William T. Mahle, MD, FACC, Assumes Role as Chief of Children's Healthcare of Atlanta Sibley Heart Center
William T. Mahle, MD, FACC, assumed the role of chief of Children's Healthcare of Atlanta Sibley Heart Center on May 1. Mahle has served on the Children's Sibley Heart Center leadership team since 2005, and has achieved national recognition for his leadership in pediatric cardiology. As chief, Mahle will oversee the treatment of the more than 35,000 children annually who come to Children's Sibley Heart Center. He will also aid in continuing to provide comprehensive cardiac services for congenital and acquired heart disease from infancy through young adulthood.
Texas Children's Hospital Opens Pediatric HF ICU
Texas Children's Hospital on July 6 opened a pediatric heart failure (HF) intensive care unit (ICU). The unit is the first of its kind, with 12 beds available for children who require specialized care, such as those undergoing heart transplants. Paul Checchia, MD, FACC, medical director of the Cardiovascular Intensive Care Unit at Texas Children's Hospital and professor of pediatrics-critical care and cardiology at Baylor College of Medicine, noted that because of the new HF ICU, “patient outcomes will only continue to improve as we treat their unique needs in this new setting.”
In Memoriam: Jerry Luck, MD, FACC
Jerry C. Luck, Jr., MD, FACC, passed away on May 17 in a tragic biking accident. Luck was a member of the ACC for 32 years and was an outstanding electrophysiologist and leader in cardiology. After graduating from the Medical School of Temple University and becoming board certified in internal medicine and cardiology, he worked in academia and private practice for 42 years. Colleagues regarded him as a 'jack of all trades.' Many saw him as a true role model and mentor. Because of his skillset and charisma, the cardiology fellows in training selected Luck as the Teacher of the Year at Penn State Hershey Heart & Vascular Institute for the 2014-2015 year. It was not only his colleagues and students who recognized his greatness, as patients would comment on his impeccable bedside manner, and Luck would often take time to visit hospitalized patients. He will be remembered by family, friends, colleagues and patients as a remarkable innovator in the landscape of cardiology.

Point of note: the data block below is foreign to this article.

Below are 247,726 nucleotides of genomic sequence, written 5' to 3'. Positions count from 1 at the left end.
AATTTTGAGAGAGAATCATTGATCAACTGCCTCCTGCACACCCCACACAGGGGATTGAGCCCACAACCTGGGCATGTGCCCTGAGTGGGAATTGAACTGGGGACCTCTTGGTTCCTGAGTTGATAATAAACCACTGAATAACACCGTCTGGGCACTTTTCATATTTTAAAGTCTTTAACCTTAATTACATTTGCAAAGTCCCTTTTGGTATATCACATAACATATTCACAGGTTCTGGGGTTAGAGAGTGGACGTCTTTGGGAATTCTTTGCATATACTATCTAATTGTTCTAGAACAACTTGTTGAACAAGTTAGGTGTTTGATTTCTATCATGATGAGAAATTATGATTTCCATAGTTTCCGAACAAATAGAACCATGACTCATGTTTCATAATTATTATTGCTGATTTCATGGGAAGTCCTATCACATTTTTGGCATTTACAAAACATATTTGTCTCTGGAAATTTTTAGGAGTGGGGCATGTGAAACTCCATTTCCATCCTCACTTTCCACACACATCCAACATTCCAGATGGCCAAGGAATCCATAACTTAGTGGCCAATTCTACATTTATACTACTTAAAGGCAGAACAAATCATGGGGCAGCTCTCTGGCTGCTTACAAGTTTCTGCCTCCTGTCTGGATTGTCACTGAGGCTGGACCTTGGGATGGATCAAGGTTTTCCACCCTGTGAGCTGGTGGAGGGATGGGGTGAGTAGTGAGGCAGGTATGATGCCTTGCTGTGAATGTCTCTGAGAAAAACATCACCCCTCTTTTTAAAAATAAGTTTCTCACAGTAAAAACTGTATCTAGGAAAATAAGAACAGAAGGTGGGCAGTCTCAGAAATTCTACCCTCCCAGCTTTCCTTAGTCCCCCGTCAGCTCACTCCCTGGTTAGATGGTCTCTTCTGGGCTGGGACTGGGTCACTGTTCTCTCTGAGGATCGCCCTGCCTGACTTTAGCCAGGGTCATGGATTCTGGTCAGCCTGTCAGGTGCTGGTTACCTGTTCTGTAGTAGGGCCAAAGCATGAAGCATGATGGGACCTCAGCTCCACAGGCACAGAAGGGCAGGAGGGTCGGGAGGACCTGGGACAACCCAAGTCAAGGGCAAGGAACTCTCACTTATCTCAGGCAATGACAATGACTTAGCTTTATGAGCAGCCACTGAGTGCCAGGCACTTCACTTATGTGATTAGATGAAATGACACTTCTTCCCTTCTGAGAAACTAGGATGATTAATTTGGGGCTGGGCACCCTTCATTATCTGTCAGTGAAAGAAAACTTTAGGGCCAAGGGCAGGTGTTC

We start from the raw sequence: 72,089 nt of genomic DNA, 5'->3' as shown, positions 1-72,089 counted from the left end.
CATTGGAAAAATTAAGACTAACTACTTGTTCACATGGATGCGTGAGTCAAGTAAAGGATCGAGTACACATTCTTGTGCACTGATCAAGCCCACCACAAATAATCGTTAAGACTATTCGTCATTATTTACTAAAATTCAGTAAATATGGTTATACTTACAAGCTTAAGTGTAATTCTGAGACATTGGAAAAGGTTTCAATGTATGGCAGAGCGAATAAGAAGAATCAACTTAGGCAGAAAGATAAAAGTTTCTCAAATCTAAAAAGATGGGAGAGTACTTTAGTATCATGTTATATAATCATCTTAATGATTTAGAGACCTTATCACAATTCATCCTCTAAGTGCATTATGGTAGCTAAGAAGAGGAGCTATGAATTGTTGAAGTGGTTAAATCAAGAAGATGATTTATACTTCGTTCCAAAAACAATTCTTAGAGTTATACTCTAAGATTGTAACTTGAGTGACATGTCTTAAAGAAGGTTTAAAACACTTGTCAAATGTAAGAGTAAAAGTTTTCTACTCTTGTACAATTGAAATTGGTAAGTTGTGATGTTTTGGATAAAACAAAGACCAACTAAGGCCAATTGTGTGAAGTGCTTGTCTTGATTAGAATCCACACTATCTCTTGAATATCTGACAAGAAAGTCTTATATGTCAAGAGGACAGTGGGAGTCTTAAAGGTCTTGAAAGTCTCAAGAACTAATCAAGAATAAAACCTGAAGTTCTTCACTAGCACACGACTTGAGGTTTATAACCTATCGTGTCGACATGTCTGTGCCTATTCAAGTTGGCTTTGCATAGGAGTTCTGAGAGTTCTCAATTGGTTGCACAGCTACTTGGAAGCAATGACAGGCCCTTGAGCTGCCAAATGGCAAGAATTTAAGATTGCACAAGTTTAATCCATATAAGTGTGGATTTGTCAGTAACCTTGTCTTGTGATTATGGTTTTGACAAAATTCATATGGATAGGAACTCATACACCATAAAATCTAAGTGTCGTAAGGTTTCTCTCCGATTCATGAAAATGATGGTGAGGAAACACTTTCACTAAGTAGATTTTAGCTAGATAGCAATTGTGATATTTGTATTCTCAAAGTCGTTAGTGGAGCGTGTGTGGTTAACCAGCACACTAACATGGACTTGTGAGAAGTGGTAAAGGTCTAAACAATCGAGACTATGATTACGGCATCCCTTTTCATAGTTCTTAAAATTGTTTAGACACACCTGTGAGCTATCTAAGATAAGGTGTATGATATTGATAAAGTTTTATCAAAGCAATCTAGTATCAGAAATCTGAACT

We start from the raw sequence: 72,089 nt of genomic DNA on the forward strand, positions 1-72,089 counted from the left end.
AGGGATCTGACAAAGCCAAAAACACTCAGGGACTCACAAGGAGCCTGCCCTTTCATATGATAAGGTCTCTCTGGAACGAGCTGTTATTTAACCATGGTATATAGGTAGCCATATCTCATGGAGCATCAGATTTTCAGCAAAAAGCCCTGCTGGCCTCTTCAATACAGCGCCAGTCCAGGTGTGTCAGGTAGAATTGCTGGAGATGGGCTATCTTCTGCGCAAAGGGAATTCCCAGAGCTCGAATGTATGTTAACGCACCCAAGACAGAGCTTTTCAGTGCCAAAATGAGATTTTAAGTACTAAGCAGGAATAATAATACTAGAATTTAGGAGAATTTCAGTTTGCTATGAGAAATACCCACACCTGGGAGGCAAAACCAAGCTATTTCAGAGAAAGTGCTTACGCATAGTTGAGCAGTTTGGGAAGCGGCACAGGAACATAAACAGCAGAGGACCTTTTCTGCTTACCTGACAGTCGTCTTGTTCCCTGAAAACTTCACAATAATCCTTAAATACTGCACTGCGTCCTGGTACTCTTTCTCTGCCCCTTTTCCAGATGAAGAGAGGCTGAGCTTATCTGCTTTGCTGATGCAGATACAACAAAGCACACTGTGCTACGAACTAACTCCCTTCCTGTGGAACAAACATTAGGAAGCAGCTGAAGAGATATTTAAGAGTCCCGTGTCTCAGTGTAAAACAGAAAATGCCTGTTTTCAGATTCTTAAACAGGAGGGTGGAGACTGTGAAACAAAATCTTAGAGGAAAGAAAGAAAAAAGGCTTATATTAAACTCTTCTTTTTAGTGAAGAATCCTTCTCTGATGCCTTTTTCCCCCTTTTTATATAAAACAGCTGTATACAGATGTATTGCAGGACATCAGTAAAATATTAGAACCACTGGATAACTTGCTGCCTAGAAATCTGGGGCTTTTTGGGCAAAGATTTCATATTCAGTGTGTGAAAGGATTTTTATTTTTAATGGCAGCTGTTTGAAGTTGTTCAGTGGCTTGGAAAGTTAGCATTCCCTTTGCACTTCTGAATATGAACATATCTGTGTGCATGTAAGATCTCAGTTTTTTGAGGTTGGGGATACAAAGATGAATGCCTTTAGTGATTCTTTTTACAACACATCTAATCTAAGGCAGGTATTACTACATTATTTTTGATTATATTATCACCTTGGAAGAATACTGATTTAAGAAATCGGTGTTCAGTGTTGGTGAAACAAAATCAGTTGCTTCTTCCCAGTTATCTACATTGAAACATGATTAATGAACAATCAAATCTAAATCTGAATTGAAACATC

In Memoriam: ACC Past President, Borys Surawicz, MD, MACC
ACC Past President Borys Surawicz, MD, MACC, a pioneer in electrocardiography and a significant contributor to the cardiovascular academic community, has passed away. Surawicz was a true innovator, and his passion for academia shone throughout his involvement in the ACC. In 1978, when the Federated Council for Internal Medicine urged the modification and limitation of subspecialty training slots, Surawicz fought for recognition of the importance of subspecialties, saying, “The public can best be served under an educational system which maximizes the freedom of individuals to choose and develop their career interests and opportunities … This applies to both the selection of medicine as a career and the choice in specialty.” Surawicz dedicated an admirable amount of time, effort and energy into the ACC, serving as vice president from 1977-1978 and president-elect from 1978-1979, in addition to his time as ACC president from 1979-1980. The great impact left by Surawicz's dedication to the ACC and the field of cardiovascular medicine is sincerely appreciated by all who are touched by his work.